Movie Review: ‘The Nice Guys’
Director: Shane Black
Cast: Russell Crowe, Ryan Gosling, Angourie Rice, Matt Bomer, Margaret Qualley, Kim Basinger
Plot: Portly enforcer Healy crosses paths with depressed, alcoholic private detective March when they’re both get caught up with Amelia, a young woman who has many dangerous people looking for her.
Review: I love Shane Black. He was in Predator, he wrote the best Lethal Weapon movies and The Long Kiss Goodnight and, best of all, he directed Kiss Kiss, Bang Bang. Also Iron Man 3, one of the ten biggest money earners in cinema. But Kiss Kiss, Bang Bang. That movie is a masterpiece. I wanted a sequel so very, very much. It didn’t happen, but we have The Nice Guys, very much in the vein of Kiss Kiss, Bang Bang. They’re both buddy cop action comedies set in LA and dealing with kidnappings, debauchery and corruption. And both are cool as.
The Nice Guys in tonally different, somewhat due to the 1977 setting. Whilst Black’s directorial debut geared more towards comedy, The Nice Guys is more brutal. The violence is jarring and often cringe-inducing (although never gratuitous), giving the movie a real edge. It’s tense during the action and funny during the comedy. Gosling in particular is on form showing brilliant comedic timing that makes us wonder why we’re not seeing him in more comedy movies.
The real star is the script. That dialogue is razor sharp and flows effortless back and forth between the leads. To throw out a movie review cliche, it has a staccato rhythm. Black made a name for himself giving stars amazingly quotable dialogue to chew on and he’s only gotten better with practise. It’s a slick looking film, tightly shot and influenced by the directors who defined the 70s and the era of Film Noir and Black’s skill behind the camera is on par with his writing. His next project is a new ‘Predator’ movie. We want to see that right now.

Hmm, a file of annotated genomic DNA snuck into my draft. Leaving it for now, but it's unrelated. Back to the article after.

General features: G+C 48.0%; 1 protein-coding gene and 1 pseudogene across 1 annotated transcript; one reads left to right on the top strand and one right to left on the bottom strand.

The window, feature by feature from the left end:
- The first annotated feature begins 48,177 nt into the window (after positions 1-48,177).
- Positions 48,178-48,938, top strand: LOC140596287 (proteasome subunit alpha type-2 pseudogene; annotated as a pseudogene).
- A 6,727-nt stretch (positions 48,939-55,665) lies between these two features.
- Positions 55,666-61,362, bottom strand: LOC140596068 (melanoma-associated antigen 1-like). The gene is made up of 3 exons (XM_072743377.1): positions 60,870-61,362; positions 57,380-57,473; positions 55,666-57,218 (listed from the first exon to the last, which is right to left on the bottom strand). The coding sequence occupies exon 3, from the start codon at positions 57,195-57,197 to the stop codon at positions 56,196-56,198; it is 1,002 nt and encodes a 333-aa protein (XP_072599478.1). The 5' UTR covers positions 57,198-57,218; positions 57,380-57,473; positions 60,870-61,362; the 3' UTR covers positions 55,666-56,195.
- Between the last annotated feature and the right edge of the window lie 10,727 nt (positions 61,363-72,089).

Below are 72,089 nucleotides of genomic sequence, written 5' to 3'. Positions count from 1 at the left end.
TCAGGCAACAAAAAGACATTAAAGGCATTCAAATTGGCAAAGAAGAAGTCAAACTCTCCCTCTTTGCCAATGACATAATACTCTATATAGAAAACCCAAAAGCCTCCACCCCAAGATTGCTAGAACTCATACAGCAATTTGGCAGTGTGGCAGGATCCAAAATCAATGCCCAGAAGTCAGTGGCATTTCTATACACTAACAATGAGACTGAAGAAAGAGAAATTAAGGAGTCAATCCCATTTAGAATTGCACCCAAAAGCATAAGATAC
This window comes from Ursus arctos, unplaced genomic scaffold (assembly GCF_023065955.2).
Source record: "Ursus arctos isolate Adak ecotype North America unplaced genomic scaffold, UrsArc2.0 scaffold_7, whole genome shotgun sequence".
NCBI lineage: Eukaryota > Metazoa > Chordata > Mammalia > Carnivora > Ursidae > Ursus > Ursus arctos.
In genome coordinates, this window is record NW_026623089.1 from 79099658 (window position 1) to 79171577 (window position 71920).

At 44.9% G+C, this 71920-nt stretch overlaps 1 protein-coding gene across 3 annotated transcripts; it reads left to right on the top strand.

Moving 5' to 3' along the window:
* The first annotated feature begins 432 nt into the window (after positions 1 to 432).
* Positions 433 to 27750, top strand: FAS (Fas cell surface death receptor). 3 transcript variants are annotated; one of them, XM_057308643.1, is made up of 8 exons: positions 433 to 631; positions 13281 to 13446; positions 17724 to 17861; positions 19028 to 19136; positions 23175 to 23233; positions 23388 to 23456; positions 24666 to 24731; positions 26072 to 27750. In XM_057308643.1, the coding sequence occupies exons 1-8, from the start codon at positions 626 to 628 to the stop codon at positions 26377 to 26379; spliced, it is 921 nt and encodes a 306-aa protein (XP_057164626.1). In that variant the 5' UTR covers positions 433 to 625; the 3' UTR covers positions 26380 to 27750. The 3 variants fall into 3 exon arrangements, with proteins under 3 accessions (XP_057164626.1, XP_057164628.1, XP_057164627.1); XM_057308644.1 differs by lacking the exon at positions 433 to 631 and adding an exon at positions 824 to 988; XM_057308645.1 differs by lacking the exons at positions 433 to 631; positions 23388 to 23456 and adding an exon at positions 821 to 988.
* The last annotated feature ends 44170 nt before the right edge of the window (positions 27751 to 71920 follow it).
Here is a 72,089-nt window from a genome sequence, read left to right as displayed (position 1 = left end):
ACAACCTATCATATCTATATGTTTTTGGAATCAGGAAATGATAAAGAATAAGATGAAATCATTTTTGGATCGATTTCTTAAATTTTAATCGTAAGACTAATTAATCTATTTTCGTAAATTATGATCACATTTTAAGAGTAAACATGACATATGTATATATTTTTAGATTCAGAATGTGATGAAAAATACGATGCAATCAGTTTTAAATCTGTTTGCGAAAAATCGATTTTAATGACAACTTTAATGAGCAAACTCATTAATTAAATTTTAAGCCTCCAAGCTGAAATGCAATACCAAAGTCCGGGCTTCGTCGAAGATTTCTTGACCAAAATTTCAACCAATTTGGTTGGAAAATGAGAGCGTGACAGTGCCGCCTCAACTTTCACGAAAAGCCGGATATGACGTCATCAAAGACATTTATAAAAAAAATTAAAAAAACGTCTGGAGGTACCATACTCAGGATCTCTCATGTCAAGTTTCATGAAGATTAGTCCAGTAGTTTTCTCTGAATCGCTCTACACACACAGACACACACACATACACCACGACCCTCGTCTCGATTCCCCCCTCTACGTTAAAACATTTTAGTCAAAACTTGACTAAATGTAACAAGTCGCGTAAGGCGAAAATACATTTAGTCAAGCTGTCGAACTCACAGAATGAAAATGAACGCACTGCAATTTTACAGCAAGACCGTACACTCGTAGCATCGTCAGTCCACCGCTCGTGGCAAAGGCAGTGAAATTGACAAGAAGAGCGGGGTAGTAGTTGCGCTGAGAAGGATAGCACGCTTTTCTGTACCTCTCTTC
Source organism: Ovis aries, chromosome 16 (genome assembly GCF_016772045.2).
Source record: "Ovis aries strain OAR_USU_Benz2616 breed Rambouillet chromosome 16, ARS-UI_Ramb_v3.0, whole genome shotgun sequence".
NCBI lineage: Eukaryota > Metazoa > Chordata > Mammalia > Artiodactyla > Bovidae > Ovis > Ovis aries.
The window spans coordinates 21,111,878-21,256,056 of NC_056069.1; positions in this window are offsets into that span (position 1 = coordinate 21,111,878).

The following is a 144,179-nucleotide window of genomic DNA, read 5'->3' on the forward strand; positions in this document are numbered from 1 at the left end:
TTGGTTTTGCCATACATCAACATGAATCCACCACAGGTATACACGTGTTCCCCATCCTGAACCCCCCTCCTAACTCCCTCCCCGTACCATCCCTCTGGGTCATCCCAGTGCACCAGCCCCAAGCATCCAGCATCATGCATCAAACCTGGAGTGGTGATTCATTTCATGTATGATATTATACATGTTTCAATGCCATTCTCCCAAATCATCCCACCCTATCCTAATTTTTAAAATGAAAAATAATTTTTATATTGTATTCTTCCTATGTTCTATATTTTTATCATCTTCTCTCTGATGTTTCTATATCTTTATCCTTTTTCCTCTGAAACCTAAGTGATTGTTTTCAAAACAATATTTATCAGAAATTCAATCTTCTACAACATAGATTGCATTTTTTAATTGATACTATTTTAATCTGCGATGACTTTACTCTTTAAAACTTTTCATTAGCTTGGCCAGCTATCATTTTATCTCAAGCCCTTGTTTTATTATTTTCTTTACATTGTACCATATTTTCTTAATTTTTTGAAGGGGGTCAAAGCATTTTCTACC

It’s hard to get a handle on the plot from the trailers and synopsis because it is laid out in an unusual way. We get the perspective of Healy and March from the beginning of the film but they’re completely clueless as to the extent of the case they’re on. We actually get introduced to Amelia very early in the film but have no idea of her significance in the story until later in the piece. It’s a slow roll out not only of the mystery but the characters themselves. We only get shades of the character’s back story, with only clues as to how March winded up the way he did scattered throughout the movie. Unlike most modern films we don’t have the story spoon fed to us through tired exposition.
Then there’s Angourie Rice. We saw her in amazing Australian film These Final Hours (also check out our interview with that film’s director to find out more about Rice), and she blew our mind. She put in an incredibly talented performance in a challenging role, and now she’s in a big time Hollywood movie playing Ryan Gosling’s daughter. Again she steals the film, playing a young character carrying her own baggage while proving herself in a dangerous world. She’s a talent to watch in the coming years.
End of the day, Shane Black has given us another awesome action comedy. If I was in charge of the world I would make it law that he would do this every year.
Review: NINE out of TEN